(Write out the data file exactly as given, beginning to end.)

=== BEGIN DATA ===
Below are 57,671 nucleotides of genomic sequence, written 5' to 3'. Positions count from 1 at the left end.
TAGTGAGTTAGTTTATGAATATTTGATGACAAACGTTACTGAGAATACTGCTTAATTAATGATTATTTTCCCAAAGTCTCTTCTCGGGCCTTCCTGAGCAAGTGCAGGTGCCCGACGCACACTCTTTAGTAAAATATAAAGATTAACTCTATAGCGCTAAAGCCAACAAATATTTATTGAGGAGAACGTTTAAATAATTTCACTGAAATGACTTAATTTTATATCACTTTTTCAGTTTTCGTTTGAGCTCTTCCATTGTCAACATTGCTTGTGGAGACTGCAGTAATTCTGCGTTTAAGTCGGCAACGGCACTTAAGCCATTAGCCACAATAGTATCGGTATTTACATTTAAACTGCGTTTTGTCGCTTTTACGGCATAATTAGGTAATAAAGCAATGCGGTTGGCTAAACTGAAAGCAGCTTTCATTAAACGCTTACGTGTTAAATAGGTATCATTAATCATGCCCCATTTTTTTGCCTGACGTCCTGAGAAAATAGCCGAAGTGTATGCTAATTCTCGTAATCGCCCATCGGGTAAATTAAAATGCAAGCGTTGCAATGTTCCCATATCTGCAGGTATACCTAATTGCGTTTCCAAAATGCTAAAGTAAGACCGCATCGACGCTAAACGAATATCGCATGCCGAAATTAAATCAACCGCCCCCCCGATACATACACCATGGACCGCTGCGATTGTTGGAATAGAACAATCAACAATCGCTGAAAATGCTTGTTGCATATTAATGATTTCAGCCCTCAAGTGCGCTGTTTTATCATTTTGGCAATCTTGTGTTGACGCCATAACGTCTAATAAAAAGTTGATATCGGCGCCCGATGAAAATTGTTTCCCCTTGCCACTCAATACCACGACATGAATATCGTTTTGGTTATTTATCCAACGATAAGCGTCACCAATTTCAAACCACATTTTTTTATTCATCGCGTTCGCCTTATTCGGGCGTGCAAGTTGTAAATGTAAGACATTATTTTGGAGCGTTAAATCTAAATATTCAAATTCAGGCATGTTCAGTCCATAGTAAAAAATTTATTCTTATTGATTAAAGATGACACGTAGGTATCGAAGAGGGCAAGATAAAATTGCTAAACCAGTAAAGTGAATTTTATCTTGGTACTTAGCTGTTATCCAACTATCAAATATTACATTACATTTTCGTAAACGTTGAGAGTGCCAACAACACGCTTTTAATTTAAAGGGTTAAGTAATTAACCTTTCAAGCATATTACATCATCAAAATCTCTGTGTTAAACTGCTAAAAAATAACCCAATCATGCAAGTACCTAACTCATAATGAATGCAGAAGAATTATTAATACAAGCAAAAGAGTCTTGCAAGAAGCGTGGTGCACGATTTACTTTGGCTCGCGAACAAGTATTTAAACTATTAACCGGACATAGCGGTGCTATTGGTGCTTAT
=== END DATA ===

Below are 57,671 nucleotides of genomic sequence, written 5' to 3'. Positions count from 1 at the left end.
TAGTGAGTTAGTTTATGAATATTTGATGACAAACGTTACTGAGAATACTGCTTAATTAATGATTATTTTCCCAAAGTCTCTTCTCGGGCCTTCCTGAGCAAGTGCAGGTGCCCGACGCACACTCTTTAGTAAAATATAAAGATTAACTCTATAGCGCTAAAGCCAACAAATATTTATTGAGGAGAACGTTTAAATAATTTCACTGAAATGACTTAATTTTATATCACTTTTTCAGTTTTCGTTTGAGCTCTTCCATTGTCAACATTGCTTGTGGAGACTGCAGTAATTCTGCGTTTAAGTCGGCAACGGCACTTAAGCCATTAGCCACAATAGTATCGGTATTTACATTTAAACTGCGTTTTGTCGCTTTTACGGCATAATTAGGTAATAAAGCAATGCGGTTGGCTAAACTGAAAGCAGCTTTCATTAAACGCTTACGTGTTAAATAGGTATCATTAATCATGCCCCATTTTTTTGCCTGACGTCCTGAGAAAATAGCCGAAGTGTATGCTAATTCTCGTAATCGCCCATCGGGTAAATTAAAATGCAAGCGTTGCAATGTTCCCATATCTGCAGGTATACCTAATTGCGTTTCCAAAATGCTAAAGTAAGACCGCATCGACGCTAAACGAATATCGCATGCCGAAATTAAATCAACCGCCCCCCCGATACATACACCATGGACCGCTGCGATTGTTGGAATAGAACAATCAACAATCGCTGAAAATGCTTGTTGCATATTAATGATTTCAGCCCTCAAGTGCGCTGTTTTATCATTTTGGCAATCTTGTGTTGACGCCATAACGTCTAATAAAAAGTTGATATCGGCGCCCGATGAAAATTGTTTCCCCTTGCCACTCAATACCACGACATGAATATCGTTTTGGTTATTTATCCAACGATAAGCGTCACCAATTTCAAACCACATTTTTTTATTCATCGCGTTCGCCTTATTCGGGCGTGCAAGTTGTAAATGTAAGACATTATTTTGGAGCGTTAAATCTAAATATTCAAATTCAGGCATGTTCAGTCCATAGTAAAAAATTTATTCTTATTGATTAAAGATGACACGTAGGTATCGAAGAGGGCAAGATAAAATTGCTAAACCAGTAAAGTGAATTTTATCTTGGTACTTAGCTGTTATCCAACTATCAAATATTACATTACATTTTCGTAAACGTTGAGAGTGCCAACAACACGCTTTTAATTTAAAGGGTTAAGTAATTAACCTTTCAAGCATATTACATCATCAAAATCTCTGTGTTAAACTGCTAAAAAATAACCCAATCATGCAAGTACCTAACTCATAATGAATGCAGAAGAATTATTAATACAAGCAAAAGAGTCTTGCAAGAAGCGTGGTGCACGATTTACTTTGGCTCGCGAACAAGTATTTAAACTATTAACCGGACATAGCGGTGCTATTGGTGCTTAT